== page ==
Pregnancy Articles

Folate: Prevents Birth Defects

Key Nutrients for the Mom-to-Be

Folate (also called folic acid, folacin and Vitamin B9) is a vital nutrient for the development of new cells. A few months before conception, a mother-to-be should start consuming a diet rich in folate and start taking a multivitamin-mineral supplement that contains 400 micrograms of folic acid. Adequate folate intake can reduce the risk of spina bifida and other birth defects affecting the spine and brain.

Folate continues to be important throughout your pregnancy. Besides decreasing the risk of neural-tube defects, it is also involved in the formation of red and white blood cells and prevents anemia. The recommended daily intake increases to 600 micrograms throughout pregnancy. (Breastfeeding moms need 500 micrograms, while bottlefeeding moms need 400 micrograms.) To assure adequate folate intake, most healthcare providers prescribe taking a prenatal supplement for all women during pregnancy. Your prenatal supplement contains 600 to 800 micrograms of folic acid.

Good sources of folate include leafy dark-green vegetables (spinach, kale, collard greens, and romaine lettuce), legumes, dried beans, citrus fruits and juices, nuts, whole grains, peanuts, asparagus, broccoli, cantaloupe, tomatoes, and strawberries. Since 1988, grain products, such as flour, breakfast cereals, and pasta have been fortified with folic acid to help all women meet their folate needs. Eating a well-balanced diet can help meet your folate needs.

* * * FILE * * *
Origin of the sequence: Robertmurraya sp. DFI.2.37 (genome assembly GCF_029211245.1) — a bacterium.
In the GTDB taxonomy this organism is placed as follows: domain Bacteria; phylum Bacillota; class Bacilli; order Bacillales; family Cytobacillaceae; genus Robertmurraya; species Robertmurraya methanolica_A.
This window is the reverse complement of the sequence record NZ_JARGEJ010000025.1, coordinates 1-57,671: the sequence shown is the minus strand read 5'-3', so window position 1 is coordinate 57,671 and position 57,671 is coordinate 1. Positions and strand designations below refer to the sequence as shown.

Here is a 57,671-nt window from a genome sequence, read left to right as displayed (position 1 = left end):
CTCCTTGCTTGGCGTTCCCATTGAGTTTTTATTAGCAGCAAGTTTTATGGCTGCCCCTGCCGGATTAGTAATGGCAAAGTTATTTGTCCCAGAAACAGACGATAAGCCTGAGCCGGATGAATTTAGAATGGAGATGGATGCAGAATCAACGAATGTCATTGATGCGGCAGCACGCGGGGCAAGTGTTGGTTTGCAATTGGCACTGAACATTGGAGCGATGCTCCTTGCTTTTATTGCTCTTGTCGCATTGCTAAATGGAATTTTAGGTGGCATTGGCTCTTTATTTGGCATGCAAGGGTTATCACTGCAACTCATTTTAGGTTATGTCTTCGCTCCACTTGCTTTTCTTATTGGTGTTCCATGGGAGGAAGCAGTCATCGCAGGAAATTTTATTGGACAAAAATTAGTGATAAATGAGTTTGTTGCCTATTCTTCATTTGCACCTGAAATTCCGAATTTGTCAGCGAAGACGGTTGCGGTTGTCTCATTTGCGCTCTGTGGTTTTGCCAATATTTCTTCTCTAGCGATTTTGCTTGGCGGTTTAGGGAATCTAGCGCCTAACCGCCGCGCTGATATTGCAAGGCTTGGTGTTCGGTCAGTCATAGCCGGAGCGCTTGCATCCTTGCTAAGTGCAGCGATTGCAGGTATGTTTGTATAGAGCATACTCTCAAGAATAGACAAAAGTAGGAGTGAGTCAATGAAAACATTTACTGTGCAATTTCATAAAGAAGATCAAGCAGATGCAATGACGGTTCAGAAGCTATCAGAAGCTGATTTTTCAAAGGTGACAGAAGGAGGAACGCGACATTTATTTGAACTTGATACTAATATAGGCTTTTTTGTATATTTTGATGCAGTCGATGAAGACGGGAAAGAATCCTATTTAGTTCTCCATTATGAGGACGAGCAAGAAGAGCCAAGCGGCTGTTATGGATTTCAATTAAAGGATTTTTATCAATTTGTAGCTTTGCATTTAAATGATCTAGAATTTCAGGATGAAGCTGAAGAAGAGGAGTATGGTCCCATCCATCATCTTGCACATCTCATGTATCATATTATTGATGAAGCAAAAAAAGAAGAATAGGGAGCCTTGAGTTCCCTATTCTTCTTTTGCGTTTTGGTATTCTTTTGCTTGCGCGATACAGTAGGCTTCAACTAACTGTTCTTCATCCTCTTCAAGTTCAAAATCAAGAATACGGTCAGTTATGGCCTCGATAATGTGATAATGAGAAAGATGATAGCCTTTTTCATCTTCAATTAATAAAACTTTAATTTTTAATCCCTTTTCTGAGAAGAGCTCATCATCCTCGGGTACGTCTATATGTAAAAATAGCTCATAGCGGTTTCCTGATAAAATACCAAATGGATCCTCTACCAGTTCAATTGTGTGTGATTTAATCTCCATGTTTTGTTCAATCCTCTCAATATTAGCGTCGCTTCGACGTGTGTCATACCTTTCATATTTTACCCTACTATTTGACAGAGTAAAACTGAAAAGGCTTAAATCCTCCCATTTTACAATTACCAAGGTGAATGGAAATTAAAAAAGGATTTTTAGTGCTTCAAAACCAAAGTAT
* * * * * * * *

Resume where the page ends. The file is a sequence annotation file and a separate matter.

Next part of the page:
Here are some ideas to get you started.
  • Consume a variety of grain products daily?breads, cereals, rice, noodles, pasta, muffins, bagels, cornbread, and rolls. (Try to be sure they're whole-grain. The fiber will help ward off that common pregnancy discomfort--constipation.)
  • Plan your meals to always include a touch of something green?broccoli, salad, asparagus, spinach, avocados, turnip greens, etc.
  • Overcooking destroys folate, so add vegetables to raw salads or serve them raw with a dip.
  • However, briefly steaming vegetables helps them retain nutrients.
  • When cooking vegetables in water, save the water to use in soups.
  • Add variety to your diet with beans. Try bean soup, bean burritos, and bean salad. Add beans to your chili or garbanzo beans to your salad. Serve lima beans or baked beans as a side dish. Enjoy bean dip for a snack.
  • Have a glass of orange juice for breakfast.
  • Blend orange juice with yogurt, strawberries, and a banana for a wonderful smoothie.
  • Mix together grapefruit or orange juice and club soda for a delicious spritzer.
Here's a handy chart to find out how much folate is in your favorite foods:
Food sources

Micrograms (%RDA) 

Asparagus, 1 cup 264 (44%)
Black-eyed peas, 1/2 cup cooked 105 (18%)
Spinach, 1/2 cup cooked 100 (17%)
Great Northern beans, 1/2 cup cooked 90 (15%)
Vegetarian baked beans, canned, 1 cup 60 (10%)
Spinach, raw, 1 cup 60 (10%)
Green peas, 1/2 cup 50 (8%)
Avocado, 1/2 cup sliced 45 (7.5%)
Peanuts, dry roasted, 1 ounce 40 (7%)
Romaine lettuce, shredded, 1/2 cup 40 (7%)
Wheat germ, 2 Tablespoons 40 (7%)
Tomato Juice, 6 ounces 35 (6%)
Orange juice, 3/4 cup 35 (6%)
Grapefruit, 1 large 30 (5%)
Turnip greens, 1/2 cup 30 (5%)
Orange, 1 small 30 (5%)
Egg, whole, raw, fresh, 1 large 25 (4%)
Cantaloupe, raw, 1/4 medium 25 (4%)
Papaya, raw, 1/2 cup cubes 25 (4%)
Banana, raw, 1 medium 20 (3%)

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Member Comments

thanks for sharing Report